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A beloved L.A. bakery’s fight to survive the coronavirus reminds us to help out places we’d miss

 Alexes Luna helps a customer at Diamond Bakery on Fairfax Avenue.
Alexes Luna helps a customer at Diamond Bakery on Fairfax Avenue. The store has been around since 1946, but sales have plummeted during the pandemic.
(Myung J. Chun / Los Angeles Times)

Think of the one-of-a-kind, old-time stores and restaurants you would mourn if they suddenly disappeared — the waiters and waitresses who have served up your treasured taste memories for years, the shopkeepers you drive across town to see because they stock wonders you can find nowhere else.

How are they doing now? Are they managing to make ends meet in the pandemic? Have you dropped by? Have you called and asked? Is there something you could do to help?

Consider the story I’m about to tell you a plea to check in — before it’s too late, before you learn that what is irreplaceable is gone.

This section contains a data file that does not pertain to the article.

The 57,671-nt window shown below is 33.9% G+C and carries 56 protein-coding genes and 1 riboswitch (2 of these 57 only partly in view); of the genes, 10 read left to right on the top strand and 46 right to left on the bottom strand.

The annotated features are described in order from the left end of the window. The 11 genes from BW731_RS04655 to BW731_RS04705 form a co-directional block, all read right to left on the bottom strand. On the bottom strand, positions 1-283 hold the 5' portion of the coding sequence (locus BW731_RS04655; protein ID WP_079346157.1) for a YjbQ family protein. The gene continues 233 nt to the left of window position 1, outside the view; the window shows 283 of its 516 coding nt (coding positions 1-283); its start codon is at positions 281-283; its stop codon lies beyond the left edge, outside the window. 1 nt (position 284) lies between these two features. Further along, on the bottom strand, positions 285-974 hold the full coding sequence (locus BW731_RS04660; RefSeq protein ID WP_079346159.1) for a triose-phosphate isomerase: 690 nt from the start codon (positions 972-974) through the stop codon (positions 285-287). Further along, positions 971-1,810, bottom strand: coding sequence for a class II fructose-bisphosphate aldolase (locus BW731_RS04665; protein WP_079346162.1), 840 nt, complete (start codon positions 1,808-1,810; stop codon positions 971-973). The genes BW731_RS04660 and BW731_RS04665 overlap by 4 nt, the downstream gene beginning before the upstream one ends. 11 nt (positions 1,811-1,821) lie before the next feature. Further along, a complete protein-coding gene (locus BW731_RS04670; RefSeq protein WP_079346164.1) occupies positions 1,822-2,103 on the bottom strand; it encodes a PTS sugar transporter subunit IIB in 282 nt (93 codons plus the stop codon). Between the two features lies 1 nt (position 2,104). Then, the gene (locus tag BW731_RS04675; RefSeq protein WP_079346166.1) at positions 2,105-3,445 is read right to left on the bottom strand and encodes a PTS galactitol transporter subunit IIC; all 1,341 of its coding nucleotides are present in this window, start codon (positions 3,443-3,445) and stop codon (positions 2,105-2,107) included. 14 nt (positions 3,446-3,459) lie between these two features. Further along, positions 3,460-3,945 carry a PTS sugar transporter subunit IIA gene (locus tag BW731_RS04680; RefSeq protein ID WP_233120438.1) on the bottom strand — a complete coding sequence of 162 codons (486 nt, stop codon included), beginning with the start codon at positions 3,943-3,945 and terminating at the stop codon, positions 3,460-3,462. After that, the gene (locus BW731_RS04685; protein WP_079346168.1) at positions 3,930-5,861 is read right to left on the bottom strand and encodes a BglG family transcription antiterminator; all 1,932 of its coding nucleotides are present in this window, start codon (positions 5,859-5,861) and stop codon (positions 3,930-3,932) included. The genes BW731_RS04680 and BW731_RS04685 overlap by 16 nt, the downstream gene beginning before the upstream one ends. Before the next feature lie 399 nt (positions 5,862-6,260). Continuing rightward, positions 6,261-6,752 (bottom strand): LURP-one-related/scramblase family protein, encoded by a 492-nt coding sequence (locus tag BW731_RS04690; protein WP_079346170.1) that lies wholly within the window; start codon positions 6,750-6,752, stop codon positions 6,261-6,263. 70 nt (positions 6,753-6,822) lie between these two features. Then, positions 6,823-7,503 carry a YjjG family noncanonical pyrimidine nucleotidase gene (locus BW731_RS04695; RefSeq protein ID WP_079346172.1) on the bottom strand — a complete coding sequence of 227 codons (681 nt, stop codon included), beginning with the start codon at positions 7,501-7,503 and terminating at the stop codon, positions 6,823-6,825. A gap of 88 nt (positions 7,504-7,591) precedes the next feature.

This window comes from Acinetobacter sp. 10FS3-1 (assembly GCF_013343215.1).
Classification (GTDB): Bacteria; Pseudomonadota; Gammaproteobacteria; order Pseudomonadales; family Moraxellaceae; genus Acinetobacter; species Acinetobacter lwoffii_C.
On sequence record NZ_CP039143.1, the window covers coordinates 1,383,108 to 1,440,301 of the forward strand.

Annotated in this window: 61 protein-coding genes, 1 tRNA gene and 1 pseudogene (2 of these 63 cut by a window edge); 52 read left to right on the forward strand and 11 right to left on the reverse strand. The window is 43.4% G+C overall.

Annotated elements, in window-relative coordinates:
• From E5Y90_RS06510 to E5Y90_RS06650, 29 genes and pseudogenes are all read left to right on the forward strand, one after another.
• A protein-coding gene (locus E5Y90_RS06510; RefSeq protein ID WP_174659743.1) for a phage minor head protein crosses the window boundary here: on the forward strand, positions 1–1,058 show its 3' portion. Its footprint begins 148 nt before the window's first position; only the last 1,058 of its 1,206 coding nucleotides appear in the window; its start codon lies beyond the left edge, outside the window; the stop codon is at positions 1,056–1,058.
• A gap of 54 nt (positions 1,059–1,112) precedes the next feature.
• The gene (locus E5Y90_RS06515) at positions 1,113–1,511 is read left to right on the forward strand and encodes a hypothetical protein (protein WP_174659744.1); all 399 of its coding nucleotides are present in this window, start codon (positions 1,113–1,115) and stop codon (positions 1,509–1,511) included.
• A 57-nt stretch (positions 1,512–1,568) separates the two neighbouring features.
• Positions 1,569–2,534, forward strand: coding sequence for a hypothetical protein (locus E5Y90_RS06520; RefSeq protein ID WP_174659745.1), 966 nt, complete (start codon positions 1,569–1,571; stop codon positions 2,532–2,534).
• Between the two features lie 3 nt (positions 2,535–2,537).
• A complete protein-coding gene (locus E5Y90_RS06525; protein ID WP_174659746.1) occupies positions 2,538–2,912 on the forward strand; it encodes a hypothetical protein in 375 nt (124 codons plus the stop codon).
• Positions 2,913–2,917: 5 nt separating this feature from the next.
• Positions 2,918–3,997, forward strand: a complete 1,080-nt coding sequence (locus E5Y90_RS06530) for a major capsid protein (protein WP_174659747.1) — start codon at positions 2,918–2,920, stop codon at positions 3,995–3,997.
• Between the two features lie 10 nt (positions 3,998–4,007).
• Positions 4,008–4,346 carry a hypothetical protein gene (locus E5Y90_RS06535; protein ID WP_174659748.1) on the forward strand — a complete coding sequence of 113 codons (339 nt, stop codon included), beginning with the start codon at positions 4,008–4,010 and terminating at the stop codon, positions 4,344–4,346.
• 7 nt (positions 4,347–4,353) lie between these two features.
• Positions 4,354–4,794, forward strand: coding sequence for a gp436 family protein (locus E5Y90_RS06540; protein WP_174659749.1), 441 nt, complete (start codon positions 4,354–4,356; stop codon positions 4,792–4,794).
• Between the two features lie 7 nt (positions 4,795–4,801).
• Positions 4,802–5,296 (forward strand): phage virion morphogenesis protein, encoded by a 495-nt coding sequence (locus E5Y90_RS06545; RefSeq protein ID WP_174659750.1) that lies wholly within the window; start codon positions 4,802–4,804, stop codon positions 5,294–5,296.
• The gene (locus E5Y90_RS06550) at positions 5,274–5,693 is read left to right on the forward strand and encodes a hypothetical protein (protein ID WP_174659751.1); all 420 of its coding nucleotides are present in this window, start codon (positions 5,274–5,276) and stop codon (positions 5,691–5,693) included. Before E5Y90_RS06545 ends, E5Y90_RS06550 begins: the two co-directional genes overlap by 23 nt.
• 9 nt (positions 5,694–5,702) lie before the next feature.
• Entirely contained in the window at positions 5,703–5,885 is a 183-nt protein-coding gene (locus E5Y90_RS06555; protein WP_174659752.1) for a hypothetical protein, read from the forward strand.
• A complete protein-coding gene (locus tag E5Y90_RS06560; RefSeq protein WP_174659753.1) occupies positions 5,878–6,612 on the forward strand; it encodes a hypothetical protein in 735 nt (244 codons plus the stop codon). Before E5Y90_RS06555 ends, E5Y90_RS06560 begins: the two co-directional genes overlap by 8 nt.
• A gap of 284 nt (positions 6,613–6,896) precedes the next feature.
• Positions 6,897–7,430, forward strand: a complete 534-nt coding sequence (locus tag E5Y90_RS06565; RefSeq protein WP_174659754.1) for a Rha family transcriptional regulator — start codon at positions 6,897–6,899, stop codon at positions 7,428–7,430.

It’s a story about how one such Los Angeles favorite has been struggling mightily to get through this tough time — and may just do so if this crisis we’re in does not go on forever, now that it has spread the word of its troubles. It’s also a reminder that so many other gems scattered all over our city surely could use more of our attention and the dollars we’re spending online.

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 Raida Shieban started working for Diamond Bakery, off and on, in 1988.
Raida Shieban started working for Diamond Bakery, off and on, in 1988.
(Myung J. Chun/Los Angeles Times)

The other day, I stood inside Diamond Bakery on Fairfax Avenue and eavesdropped on this plaintive exchange, conducted through face masks, between Marlene Friedman, 72, a lifelong customer, who was picking up four round loaves of corn rye, and Maggie Ballesteros, who has worked behind the long, glass counter for 14 years.

“You better stay open.”
“We’re trying.”
“I don’t know what I would do if you weren’t here.”

You would understand if you’ve ever tasted the corn rye or the challah or the raisin pumpernickel (sold in moist hunks by the pound) baked daily at Diamond. It’s possible that you have even if you’ve never set foot in the utterly unassuming shop, which is exceedingly easy to miss if you don’t know to look for it.